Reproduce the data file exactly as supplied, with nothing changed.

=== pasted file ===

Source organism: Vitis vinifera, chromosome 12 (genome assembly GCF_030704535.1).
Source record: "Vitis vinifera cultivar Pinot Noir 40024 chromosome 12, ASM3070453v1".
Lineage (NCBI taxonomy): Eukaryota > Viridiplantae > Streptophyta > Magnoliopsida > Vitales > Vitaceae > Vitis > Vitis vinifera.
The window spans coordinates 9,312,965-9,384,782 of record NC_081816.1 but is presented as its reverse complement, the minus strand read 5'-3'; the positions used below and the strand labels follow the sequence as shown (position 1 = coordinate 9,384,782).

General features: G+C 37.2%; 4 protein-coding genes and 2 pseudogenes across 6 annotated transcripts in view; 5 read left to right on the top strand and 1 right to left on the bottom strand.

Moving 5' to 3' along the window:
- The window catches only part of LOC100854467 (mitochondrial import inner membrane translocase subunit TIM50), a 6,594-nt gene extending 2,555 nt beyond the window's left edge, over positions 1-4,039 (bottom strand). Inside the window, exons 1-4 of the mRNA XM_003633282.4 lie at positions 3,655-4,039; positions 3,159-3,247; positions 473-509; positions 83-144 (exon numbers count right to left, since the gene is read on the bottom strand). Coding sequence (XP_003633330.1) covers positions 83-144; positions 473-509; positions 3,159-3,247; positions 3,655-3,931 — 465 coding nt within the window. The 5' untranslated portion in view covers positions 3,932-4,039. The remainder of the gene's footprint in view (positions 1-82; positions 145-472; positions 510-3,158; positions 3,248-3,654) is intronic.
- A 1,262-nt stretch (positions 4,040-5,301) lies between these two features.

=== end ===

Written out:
Source organism: Vitis vinifera, chromosome 12 (genome assembly GCF_030704535.1).
Source record: "Vitis vinifera cultivar Pinot Noir 40024 chromosome 12, ASM3070453v1".
Lineage (NCBI taxonomy): Eukaryota > Viridiplantae > Streptophyta > Magnoliopsida > Vitales > Vitaceae > Vitis > Vitis vinifera.
The window spans coordinates 9,312,965-9,384,782 of record NC_081816.1 but is presented as its reverse complement, the minus strand read 5'-3'; the positions used below and the strand labels follow the sequence as shown (position 1 = coordinate 9,384,782).

General features: G+C 37.2%; 4 protein-coding genes and 2 pseudogenes across 6 annotated transcripts in view; 5 read left to right on the top strand and 1 right to left on the bottom strand.

Moving 5' to 3' along the window:
- The window catches only part of LOC100854467 (mitochondrial import inner membrane translocase subunit TIM50), a 6,594-nt gene extending 2,555 nt beyond the window's left edge, over positions 1-4,039 (bottom strand). Inside the window, exons 1-4 of the mRNA XM_003633282.4 lie at positions 3,655-4,039; positions 3,159-3,247; positions 473-509; positions 83-144 (exon numbers count right to left, since the gene is read on the bottom strand). Coding sequence (XP_003633330.1) covers positions 83-144; positions 473-509; positions 3,159-3,247; positions 3,655-3,931 — 465 coding nt within the window. The 5' untranslated portion in view covers positions 3,932-4,039. The remainder of the gene's footprint in view (positions 1-82; positions 145-472; positions 510-3,158; positions 3,248-3,654) is intronic.
- A 1,262-nt stretch (positions 4,040-5,301) lies between these two features.